How Rabindranath Tagore Leveraged Raksha Bandhan to Prevent the 1905 Bengal Partition

How Rabindranath Tagore Used Rakhis to Unite Hindus and Muslims


Amidst the vibrant celebrations of Raksha Bandhan, an Indian festival venerating the bond between siblings and their protective affection, the ingenious applications of this heartfelt connection have often transcended personal relationships to achieve broader societal objectives. One of the most remarkable instances of this was the visionary employment of Raksha Bandhan by Nobel Laureate Gurudev Rabindranath Tagore to thwart the British government’s divisive agenda during the tumultuous events of the 1905 Bengal partition.

The Symbolic Transformation

During the pivotal year of 1905, as British colonial rule cast a shadow over India, Gurudev Rabindranath Tagore harnessed the essence of Raksha Bandhan in a manner that extended far beyond familial ties. He astutely transformed this age-old tradition into a beacon of hope and harmony, fostering a collective sentiment of unity among the masses. His clarion call traversed communal boundaries, urging diverse communities to unite and stand as protectors of one another. This rallying cry led to an unprecedented scene – Hindus and Muslims publicly exchanging rakhis, solidifying promises of love and harmony.

How Rabindranath Tagore Used Rakhis to Unite Hindus and Muslims

A Pledge of Unity

Under the oppressive grip of British colonialism, Hindus and Muslims vowed to shield one another from the tyranny of the ruling powers and their insidious divide-and-conquer tactics. What was once a festival confined to the sanctity of family homes took on an entirely new dimension, becoming a powerful political tool under Tagore’s discerning guidance.

The Historical Context

The backdrop against which this transformation occurred was the British government’s calculated “divide and rule” strategy, with Bengal squarely in its sights. The strategic partition aimed to streamline British governance over the vast territory by exploiting existing religious fault lines.

The division itself was designed along religious lines: the eastern part of Bengal was predominantly Muslim, while the western portion was predominantly Hindu.

How Rabindranath Tagore Used Rakhis to Unite Hindus and Muslims

British Intentions Unveiled

Lord Curzon, the Viceroy of India at the time, left no room for ambiguity in the British intentions. He openly stated that the Muslim-majority region of Assam and Sylhet (now Bangladesh) was to be cleaved from the Hindu-majority region of West Bengal, Bihar, and Odisha. The partition order was formally passed in August 1905, and by October of the same year, its effects became tangible.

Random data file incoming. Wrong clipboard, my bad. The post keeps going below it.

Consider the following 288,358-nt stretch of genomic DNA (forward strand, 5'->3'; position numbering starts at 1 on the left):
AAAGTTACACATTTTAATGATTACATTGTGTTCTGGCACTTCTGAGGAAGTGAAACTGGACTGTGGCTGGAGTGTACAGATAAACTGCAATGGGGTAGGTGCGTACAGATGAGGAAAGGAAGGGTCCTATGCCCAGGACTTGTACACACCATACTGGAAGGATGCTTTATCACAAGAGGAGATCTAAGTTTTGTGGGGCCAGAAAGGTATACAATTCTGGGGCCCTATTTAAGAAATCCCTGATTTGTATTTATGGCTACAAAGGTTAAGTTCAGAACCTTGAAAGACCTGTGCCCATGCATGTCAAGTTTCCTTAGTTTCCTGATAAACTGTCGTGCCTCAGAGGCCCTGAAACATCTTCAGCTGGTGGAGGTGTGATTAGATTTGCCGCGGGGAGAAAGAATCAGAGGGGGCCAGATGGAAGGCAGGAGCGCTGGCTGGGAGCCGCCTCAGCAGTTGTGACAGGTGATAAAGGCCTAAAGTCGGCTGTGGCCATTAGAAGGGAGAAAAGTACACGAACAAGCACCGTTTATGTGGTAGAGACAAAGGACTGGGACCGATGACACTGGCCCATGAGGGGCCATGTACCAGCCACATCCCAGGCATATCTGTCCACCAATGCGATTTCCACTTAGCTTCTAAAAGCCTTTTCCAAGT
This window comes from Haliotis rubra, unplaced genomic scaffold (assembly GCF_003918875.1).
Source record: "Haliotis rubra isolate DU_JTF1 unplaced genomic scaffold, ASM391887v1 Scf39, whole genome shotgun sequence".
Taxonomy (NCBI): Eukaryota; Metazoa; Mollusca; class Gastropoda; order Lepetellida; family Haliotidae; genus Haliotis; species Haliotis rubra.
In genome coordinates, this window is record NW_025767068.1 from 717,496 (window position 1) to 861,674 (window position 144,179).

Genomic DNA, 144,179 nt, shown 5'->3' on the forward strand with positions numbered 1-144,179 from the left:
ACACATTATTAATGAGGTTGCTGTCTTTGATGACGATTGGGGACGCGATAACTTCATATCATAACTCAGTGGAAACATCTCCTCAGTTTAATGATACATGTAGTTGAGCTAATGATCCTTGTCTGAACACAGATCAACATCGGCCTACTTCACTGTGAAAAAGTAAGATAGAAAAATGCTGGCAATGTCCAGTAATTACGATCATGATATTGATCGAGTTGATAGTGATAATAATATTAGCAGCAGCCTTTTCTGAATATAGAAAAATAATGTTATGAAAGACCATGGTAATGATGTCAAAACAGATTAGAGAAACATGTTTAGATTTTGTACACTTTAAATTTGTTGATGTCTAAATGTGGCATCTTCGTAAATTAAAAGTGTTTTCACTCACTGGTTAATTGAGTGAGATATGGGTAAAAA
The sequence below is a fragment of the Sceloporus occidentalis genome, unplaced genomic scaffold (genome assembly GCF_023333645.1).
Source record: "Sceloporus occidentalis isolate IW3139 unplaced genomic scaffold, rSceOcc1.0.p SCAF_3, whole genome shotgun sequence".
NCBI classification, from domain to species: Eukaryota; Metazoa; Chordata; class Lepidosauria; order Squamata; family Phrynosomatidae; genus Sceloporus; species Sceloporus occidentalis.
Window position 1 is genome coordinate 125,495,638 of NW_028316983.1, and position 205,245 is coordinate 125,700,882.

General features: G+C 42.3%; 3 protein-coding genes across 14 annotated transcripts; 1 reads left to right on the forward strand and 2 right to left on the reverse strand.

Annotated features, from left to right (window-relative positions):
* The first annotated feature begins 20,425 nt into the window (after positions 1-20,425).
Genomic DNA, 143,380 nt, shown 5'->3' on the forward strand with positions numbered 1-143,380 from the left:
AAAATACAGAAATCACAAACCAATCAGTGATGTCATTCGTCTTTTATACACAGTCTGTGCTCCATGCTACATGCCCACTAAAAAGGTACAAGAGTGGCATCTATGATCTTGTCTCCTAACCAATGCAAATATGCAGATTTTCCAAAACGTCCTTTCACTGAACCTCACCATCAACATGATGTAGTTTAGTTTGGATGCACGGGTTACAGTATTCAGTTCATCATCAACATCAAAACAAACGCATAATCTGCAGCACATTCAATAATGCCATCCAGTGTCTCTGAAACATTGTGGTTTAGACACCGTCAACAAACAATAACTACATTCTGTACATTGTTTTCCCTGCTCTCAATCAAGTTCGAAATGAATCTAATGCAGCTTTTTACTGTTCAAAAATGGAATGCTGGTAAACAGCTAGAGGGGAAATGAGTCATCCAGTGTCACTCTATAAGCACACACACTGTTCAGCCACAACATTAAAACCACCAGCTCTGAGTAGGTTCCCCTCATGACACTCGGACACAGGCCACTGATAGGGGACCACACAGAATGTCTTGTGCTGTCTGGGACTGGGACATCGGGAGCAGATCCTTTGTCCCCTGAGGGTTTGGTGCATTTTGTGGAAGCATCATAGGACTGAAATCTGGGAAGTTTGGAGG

How Rabindranath Tagore Used Rakhis to Unite Hindus and Muslims

Tagore’s Ingenious Response

Amidst this tumult, Rabindranath Tagore harnessed the symbolism of Raksha Bandhan to mobilize society into forging a closely-knit communal fabric. While the actual partition eventually took place along religious lines, Tagore’s vision endures as a testament to the power of tradition in uniting people across divides.

How Rabindranath Tagore Used Rakhis to Unite Hindus and Muslims wITH MODI

Legacy and Contemporary Echoes

Even today, long after the historical events of the 1905 Bengal partition, Raksha Bandhan continues to serve as a bridge of unity in various contexts. In the region of Bagpath in western Uttar Pradesh, for example, a unique tradition sees Hindu women symbolically adopting Muslim brothers, cementing their bond with a rakhi. In return, these brothers pledge to abstain from vices. For centuries, Raksha Bandhan symbolized the familial bond; yet, in the hands of Rabindranath Tagore, it evolved into an emblem of resistance against colonial oppression.


Rabindranath Tagore’s strategic employment of Raksha Bandhan transcended its traditional roots, transforming it into a powerful symbol of unity and resistance. In an era marked by divisive politics, Tagore’s vision continues to inspire, reminding us of the enduring capacity of cultural traditions to foster social change and forge unbreakable bonds of unity.

Frequently Asked Questions (FAQs)

1. Did Rabindranath Tagore’s efforts directly lead to stopping the Bengal partition?

While Tagore’s efforts significantly contributed to fostering unity and resistance against the partition, the eventual reversal of the decision in 1911 was the outcome of a complex interplay of factors, including widespread protests and shifting political dynamics.

2. How did Tagore’s use of Raksha Bandhan impact the relationship between Hindus and Muslims?

Tagore’s ingenious use of Raksha Bandhan to promote unity between Hindus and Muslims conveyed a potent message of solidarity. It helped create a shared sense of purpose and resilience against the British colonial agenda.

3. Is Raksha Bandhan still celebrated with similar sentiments today?

Indeed, Raksha Bandhan is still celebrated with profound sentiments of affection and safeguarding among siblings. Moreover, its historical significance in fostering unity continues to resonate in diverse ways.

4. Were there other instances of using cultural traditions for political purposes in history?

Throughout history, diverse cultural and traditional practices have been repurposed for political or social objectives. These instances underscore the remarkable capacity of collective symbolism to drive transformative change.

5. How does Tagore’s legacy influence modern India’s social fabric?

Tagore’s legacy as a poet, philosopher, and visionary profoundly impacts modern India’s social fabric. His emphasis on unity, diversity, and cultural pride resonates with contemporary efforts to construct an inclusive society.

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